Senate Begins Budget Battle Again

Agriculture Committee scheduled to markup reconciliation package Wednesday morning. Jacqui Fatka

Published on: Oct 18, 2005

Senate Agriculture Committee members will again begin to try and agree on where $3 billion in mandatory agriculture spending cuts will come Wednesday morning. Hurricane Katrina moved original work back to the beginning of October. And concerns over the addition of an expired dairy program and other objections have committee members still scratching their heads after the first markup was delayed Oct. 6.

Senate Agriculture Committee Chairman Saxby Chambliss spoke with reporters Monday in preparation of a committee markup slated for Wednesday morning. He says he's confident there will be a markup on Wednesday, but it's been difficult to get bipartisan support for any reduction.

And with the President's election commitment to continue the Milk Income Loss Contract Program that expired last month, $3 billion in cuts is harder to find while extending MILC for two years at a cost of $998 million.

Conservation funding takes a hit

The chairman's proposed package would reduce all USDA Title I program payments by 2.5%; cut spending for conservation and nutrition programs; and would pay milk producers at a 30% lower rate than in the previous MILC program.

Conservation programs will be targeted for one-third of proposed FY06 budget reconciliation cuts. Total conservation programs take a hit of over $1 billion over five years. In addition, Chambliss announced that the Conservation Security Program would take 75% of the total conservation reduction.

The proposal cuts farm income support promised in the 2002 farm bill. Senate Ag Committee ranking member Tom Harkin says an average farm of 1,000 acres would experience a reduction of $1,158 in government payments. That same farm, if energy prices were to remain high, would lose more than $6,100 dollars in costs on fuel, electricity, nitrogen fertilizer and other expenses. "Thus, over the next year, the 1,000-acre farm would lose more than $7,200 in income," Harkin says.

The package also extends much of the 2002 farm bill to the end of FY 2011. The bill is due to expire in 2007. Chambliss in several meetings with agriculture leaders emphasized it is his intention to write a new farm bill in 2007 as scheduled and that extending the bill to 2011, the Agriculture Committee could protect the baseline budget authority for the farm bill.

The President's budget cut recommendations included a payment limit on farm payments and 5% across the board cuts. Chambliss' proposal asks for only a 2.5% cut in payments and does not include the payment limits.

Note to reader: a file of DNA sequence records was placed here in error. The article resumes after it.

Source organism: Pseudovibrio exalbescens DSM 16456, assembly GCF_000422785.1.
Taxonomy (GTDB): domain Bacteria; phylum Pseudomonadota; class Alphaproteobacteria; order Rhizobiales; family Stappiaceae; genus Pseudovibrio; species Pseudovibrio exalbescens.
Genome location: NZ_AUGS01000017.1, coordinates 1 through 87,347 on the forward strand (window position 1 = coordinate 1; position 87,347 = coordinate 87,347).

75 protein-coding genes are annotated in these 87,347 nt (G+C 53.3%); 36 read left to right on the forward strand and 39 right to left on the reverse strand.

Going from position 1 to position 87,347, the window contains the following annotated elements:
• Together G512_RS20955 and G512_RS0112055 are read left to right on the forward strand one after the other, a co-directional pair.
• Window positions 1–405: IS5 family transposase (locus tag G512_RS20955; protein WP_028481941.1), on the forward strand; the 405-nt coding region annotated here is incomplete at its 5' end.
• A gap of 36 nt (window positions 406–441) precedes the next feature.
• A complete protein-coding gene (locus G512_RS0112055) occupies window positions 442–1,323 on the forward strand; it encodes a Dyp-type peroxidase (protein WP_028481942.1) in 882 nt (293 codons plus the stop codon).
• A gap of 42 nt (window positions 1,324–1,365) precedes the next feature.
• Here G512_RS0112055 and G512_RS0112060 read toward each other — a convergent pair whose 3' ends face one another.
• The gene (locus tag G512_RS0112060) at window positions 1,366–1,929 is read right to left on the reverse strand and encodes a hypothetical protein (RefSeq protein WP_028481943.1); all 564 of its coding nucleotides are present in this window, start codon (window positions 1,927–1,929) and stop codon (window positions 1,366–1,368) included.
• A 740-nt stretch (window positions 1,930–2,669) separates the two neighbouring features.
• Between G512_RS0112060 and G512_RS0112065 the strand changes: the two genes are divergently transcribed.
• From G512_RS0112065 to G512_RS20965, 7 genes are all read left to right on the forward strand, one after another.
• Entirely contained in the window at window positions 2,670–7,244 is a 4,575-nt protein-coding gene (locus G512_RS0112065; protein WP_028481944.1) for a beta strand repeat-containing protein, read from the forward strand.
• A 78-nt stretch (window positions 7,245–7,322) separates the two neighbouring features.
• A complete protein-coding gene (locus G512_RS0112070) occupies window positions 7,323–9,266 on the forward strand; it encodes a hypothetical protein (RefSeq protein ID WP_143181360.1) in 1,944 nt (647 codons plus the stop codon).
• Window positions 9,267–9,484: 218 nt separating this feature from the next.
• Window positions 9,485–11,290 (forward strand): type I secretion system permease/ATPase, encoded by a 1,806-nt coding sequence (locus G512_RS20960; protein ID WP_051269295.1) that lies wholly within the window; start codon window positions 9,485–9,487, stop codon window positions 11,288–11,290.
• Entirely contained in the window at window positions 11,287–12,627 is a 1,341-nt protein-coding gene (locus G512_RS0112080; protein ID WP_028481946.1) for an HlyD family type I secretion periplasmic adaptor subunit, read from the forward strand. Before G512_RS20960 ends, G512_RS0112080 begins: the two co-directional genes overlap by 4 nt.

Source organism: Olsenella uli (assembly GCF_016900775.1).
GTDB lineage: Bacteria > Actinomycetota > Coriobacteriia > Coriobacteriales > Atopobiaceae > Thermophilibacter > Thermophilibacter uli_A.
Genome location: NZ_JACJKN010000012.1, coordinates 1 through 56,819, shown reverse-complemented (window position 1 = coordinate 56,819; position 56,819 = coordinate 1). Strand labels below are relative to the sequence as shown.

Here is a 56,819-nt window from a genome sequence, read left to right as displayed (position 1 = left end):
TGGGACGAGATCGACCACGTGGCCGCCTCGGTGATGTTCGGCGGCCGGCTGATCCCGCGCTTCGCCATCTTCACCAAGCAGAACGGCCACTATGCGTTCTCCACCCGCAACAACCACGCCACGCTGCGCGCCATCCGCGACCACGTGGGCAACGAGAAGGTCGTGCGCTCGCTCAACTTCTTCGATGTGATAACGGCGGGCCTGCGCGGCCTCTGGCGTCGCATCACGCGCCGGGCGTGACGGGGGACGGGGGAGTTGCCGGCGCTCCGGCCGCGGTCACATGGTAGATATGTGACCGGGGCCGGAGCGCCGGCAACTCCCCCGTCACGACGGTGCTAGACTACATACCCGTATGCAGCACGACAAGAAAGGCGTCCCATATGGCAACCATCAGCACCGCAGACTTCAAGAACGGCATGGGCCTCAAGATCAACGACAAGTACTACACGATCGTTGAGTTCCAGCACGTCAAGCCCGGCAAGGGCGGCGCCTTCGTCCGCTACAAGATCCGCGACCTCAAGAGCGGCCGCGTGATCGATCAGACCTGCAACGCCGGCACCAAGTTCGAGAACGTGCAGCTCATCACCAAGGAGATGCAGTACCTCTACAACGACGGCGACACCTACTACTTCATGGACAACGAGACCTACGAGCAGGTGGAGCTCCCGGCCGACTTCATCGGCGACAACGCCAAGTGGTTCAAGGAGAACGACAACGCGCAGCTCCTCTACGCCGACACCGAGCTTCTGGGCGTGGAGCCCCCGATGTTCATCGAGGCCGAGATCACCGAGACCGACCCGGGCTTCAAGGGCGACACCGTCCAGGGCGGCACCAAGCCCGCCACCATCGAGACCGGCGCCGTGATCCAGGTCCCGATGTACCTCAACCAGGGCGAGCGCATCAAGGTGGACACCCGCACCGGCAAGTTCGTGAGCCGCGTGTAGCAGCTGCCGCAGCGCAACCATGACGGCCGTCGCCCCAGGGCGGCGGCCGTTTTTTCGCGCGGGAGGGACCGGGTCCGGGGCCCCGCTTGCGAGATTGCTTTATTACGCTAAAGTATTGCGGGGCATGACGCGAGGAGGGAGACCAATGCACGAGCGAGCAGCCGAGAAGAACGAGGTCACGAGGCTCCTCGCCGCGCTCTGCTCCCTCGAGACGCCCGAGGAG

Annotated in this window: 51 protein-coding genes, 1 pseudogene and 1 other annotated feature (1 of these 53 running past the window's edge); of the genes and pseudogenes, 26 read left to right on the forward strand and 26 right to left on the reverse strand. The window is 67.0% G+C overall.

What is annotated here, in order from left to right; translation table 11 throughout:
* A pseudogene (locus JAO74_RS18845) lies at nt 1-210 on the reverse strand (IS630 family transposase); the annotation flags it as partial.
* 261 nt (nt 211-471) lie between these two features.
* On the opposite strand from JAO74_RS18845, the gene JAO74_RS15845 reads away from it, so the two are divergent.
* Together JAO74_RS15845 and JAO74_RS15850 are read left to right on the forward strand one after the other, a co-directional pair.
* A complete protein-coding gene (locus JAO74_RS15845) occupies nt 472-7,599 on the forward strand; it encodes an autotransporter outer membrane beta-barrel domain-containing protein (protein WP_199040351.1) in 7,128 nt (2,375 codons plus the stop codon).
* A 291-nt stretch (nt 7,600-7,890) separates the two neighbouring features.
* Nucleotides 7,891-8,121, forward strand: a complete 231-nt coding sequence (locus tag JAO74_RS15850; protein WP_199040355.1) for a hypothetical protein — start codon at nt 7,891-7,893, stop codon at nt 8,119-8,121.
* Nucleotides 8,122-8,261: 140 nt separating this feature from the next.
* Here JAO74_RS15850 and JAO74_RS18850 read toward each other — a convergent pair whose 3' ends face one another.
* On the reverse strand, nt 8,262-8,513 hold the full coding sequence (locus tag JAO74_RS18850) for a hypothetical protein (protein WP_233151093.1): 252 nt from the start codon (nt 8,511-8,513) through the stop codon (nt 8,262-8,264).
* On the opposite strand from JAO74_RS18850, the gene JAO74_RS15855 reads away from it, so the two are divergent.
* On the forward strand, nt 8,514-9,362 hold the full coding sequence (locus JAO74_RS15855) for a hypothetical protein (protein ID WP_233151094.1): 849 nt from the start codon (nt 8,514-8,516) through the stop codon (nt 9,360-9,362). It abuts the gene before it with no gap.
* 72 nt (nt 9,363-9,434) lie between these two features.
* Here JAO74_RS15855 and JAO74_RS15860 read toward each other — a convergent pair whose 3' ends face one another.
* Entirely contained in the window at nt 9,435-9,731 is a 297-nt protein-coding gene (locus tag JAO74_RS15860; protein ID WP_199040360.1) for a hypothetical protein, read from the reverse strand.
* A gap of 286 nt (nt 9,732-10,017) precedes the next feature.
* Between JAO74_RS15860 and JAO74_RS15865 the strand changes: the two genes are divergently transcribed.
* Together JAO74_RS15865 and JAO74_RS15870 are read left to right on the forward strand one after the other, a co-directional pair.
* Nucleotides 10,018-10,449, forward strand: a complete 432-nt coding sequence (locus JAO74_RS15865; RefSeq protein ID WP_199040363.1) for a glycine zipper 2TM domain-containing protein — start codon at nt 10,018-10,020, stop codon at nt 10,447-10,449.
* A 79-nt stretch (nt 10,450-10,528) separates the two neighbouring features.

MILC expected to survive markup

Chambliss says he's still trying to work out the details of MILC. Several Republicans, including Pennsylvania's Rick Santorum and Minnesota's Norm Coleman are depending on MILC's extension for reelections. The fact remains that some committee senators from both sides of the aisle worry over the cost of extending the program at the expense of other commodity programs.

The Senate Ag Committee will begin the process with MILC included in the package, Chambliss says. He says he would not be surprised if an amendment is proposed during Wednesday that deletes MILC's extension. However, he does not expect the amendment killing MILC to pass in the committee.

House looking to make deeper cuts

The House has not begun working on its budget package, but is expected to offer higher cuts than the Senate. MILC support in the House is weak compared to the Senate. Chambliss says it's unlikely the House's package will include funding for a two-year extension of MILC.

Chambliss warns that when the two chambers settle differences in conference, he'll stand strong for minimum food stamp cuts - no more than what the President proposed in his budget. He says he's always had an issue with finding savings in food stamps. Chambliss says Hurricane Katrina shows it is a good program that benefits people that need to provide food on the table when it may otherwise be impossible. He adds that farmers benefit from the food stamp program, whether it's because those who use food stamps buy milk or bacon or food in general at the store, farmers get the benefit of increased product consumption.

Chambliss says Senate Majority Leader Bill Frist is "dead serious about achieving savings over and above the $35 billion." Chambliss says, "He'd like to get it to $50 billion, but that'll be very difficult to do when we're working through MILC, food stamps and other issues."